Jury service leave is granted to all employees, and employers cannot penalize them for fulfilling this civic duty, although payment during this time off is not mandatory. Under the federal Uniformed Services Employment and Reemployment Rights Act (USERRA), employees in the uniformed services are entitled to unpaid military leave, maintaining benefits and seniority upon their return.
Additionally, Pennsylvania state employees receive sick leave, bereavement leave, and paid vacation and holiday leave based on their years of service.
In Pennsylvania, there is no legal requirement, either at the state or federal level, for employers to provide meal or rest breaks to their workers. However, many employers voluntarily offer these breaks to their employees.
If an employer chooses to provide breaks, there are specific rules to follow. Rest breaks of 20 minutes or less must be paid and considered as part of the employee’s work hours. During these breaks, employees can rest, eat, or attend to personal matters. On the other hand, meal periods must be longer than 20 minutes and can be unpaid, but the employee must be relieved of all work duties during this time.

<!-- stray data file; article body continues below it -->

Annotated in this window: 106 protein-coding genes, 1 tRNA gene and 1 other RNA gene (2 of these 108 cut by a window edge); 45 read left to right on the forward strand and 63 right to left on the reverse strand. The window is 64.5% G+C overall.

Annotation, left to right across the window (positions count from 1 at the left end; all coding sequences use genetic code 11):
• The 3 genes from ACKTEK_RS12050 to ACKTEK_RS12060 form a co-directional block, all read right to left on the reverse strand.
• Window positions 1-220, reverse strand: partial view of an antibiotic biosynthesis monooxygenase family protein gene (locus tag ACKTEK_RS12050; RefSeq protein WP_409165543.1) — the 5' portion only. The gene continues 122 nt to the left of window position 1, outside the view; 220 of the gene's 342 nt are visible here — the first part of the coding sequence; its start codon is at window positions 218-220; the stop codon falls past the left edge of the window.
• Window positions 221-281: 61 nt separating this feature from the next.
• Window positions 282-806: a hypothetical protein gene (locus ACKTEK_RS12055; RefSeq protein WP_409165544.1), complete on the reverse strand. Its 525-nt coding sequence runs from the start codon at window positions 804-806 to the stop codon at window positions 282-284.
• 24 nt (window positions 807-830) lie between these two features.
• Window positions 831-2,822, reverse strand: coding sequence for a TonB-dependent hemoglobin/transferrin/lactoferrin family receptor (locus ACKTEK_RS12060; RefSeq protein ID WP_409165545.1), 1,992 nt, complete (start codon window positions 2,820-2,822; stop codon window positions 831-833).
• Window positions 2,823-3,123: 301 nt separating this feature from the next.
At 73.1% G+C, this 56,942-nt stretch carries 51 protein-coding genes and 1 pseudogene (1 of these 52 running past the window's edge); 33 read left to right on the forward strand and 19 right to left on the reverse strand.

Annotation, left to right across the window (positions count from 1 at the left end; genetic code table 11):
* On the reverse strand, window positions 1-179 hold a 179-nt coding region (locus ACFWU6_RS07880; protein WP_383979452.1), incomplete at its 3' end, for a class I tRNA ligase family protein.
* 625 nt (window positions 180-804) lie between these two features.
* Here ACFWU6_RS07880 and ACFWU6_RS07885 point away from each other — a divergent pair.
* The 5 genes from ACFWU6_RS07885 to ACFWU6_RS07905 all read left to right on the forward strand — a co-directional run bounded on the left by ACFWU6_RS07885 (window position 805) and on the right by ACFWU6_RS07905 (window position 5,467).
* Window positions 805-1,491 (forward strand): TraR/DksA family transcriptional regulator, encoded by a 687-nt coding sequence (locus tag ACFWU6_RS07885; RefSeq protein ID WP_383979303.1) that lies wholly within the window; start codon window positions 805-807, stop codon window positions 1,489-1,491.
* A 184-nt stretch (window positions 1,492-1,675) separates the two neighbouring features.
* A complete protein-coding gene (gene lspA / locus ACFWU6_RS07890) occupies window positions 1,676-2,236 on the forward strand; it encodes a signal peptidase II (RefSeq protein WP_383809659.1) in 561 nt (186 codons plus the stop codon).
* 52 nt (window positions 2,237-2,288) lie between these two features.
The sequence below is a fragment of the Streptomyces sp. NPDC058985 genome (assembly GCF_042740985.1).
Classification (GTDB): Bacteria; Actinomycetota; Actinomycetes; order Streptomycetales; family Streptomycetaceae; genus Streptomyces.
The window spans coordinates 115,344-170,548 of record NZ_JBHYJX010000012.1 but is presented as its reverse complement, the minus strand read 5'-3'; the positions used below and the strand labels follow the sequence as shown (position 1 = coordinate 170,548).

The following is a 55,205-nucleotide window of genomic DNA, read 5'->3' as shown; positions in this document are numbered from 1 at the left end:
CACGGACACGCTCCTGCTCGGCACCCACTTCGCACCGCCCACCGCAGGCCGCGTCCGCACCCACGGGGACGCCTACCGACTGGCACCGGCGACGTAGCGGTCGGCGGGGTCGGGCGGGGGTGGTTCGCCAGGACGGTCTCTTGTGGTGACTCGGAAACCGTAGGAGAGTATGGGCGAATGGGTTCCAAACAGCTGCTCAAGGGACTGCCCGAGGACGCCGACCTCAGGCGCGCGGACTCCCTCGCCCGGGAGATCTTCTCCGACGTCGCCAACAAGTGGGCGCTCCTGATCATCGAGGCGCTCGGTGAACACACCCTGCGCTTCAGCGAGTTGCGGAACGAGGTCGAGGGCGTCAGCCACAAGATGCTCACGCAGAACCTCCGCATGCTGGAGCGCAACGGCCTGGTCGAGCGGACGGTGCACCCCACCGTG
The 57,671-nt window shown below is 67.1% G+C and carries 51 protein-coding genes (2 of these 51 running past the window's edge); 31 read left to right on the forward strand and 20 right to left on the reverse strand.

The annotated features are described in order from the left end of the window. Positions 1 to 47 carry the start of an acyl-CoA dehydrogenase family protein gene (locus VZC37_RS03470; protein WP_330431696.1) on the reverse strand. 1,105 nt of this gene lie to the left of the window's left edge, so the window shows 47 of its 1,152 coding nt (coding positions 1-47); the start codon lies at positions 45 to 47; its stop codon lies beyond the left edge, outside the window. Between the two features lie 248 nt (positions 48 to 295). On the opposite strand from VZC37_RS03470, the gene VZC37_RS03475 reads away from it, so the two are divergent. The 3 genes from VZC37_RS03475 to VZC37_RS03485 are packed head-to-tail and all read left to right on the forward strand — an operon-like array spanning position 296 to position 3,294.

There is a special provision for minor employees aged 14 through 17, who are entitled to a minimum 30-minute break if they work for 5 or more consecutive hours.
The Commonwealth of Pennsylvania is obliged to follow the federal Fair Labor Standards Act (FLSA) and the regulations set forth by the U.S. Department of Labor concerning salary basis pay for exempt employees. Being paid on a “salary basis” means that an employee consistently receives a fixed amount of compensation per pay period, which cannot be reduced based on the quality or quantity of their work.
With certain exceptions, exempt employees must receive their full salary for any workweek in which they perform any work, regardless of the number of days or hours worked in that week. As a result, the Commonwealth of Pennsylvania prohibits any unauthorized deductions from the salary of these exempt employees. If there are questions regarding an employee’s exemption status, they should be directed to the employee’s office of human resources.
Nonetheless, exceptions to this exist. Exempt, salaried employees in Pennsylvania may have deductions from their salary under the following circumstances: